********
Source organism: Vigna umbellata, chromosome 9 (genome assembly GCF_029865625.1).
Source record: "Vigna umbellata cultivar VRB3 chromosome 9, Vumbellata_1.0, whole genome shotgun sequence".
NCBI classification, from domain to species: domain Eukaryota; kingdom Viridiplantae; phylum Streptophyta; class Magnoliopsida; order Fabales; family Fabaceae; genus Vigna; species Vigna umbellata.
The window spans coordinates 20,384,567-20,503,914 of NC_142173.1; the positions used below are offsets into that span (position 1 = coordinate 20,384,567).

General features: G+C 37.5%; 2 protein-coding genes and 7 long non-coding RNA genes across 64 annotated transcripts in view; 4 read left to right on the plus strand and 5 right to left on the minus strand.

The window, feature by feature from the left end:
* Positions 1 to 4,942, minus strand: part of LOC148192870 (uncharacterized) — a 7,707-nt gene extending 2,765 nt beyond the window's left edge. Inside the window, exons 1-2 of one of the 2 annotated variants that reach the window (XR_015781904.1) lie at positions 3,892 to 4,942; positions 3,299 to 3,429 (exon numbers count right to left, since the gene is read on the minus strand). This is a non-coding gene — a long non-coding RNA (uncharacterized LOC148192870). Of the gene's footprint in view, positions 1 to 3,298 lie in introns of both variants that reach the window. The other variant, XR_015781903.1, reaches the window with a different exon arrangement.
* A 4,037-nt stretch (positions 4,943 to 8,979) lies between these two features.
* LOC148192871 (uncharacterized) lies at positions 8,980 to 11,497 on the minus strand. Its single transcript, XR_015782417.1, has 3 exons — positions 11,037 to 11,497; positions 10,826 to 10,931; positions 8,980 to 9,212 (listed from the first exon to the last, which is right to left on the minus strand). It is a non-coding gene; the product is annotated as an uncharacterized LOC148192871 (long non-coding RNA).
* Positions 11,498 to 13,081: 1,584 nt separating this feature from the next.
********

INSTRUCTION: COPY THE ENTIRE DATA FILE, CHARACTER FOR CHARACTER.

Source organism: Vigna umbellata, chromosome 9 (genome assembly GCF_029865625.1).
Source record: "Vigna umbellata cultivar VRB3 chromosome 9, Vumbellata_1.0, whole genome shotgun sequence".
NCBI classification, from domain to species: domain Eukaryota; kingdom Viridiplantae; phylum Streptophyta; class Magnoliopsida; order Fabales; family Fabaceae; genus Vigna; species Vigna umbellata.
The window spans coordinates 20,384,567-20,503,914 of NC_142173.1; the positions used below are offsets into that span (position 1 = coordinate 20,384,567).

General features: G+C 37.5%; 2 protein-coding genes and 7 long non-coding RNA genes across 64 annotated transcripts in view; 4 read left to right on the plus strand and 5 right to left on the minus strand.

The window, feature by feature from the left end:
* Positions 1 to 4,942, minus strand: part of LOC148192870 (uncharacterized) — a 7,707-nt gene extending 2,765 nt beyond the window's left edge. Inside the window, exons 1-2 of one of the 2 annotated variants that reach the window (XR_015781904.1) lie at positions 3,892 to 4,942; positions 3,299 to 3,429 (exon numbers count right to left, since the gene is read on the minus strand). This is a non-coding gene — a long non-coding RNA (uncharacterized LOC148192870). Of the gene's footprint in view, positions 1 to 3,298 lie in introns of both variants that reach the window. The other variant, XR_015781903.1, reaches the window with a different exon arrangement.
* A 4,037-nt stretch (positions 4,943 to 8,979) lies between these two features.
* LOC148192871 (uncharacterized) lies at positions 8,980 to 11,497 on the minus strand. Its single transcript, XR_015782417.1, has 3 exons — positions 11,037 to 11,497; positions 10,826 to 10,931; positions 8,980 to 9,212 (listed from the first exon to the last, which is right to left on the minus strand). It is a non-coding gene; the product is annotated as an uncharacterized LOC148192871 (long non-coding RNA).
* Positions 11,498 to 13,081: 1,584 nt separating this feature from the next.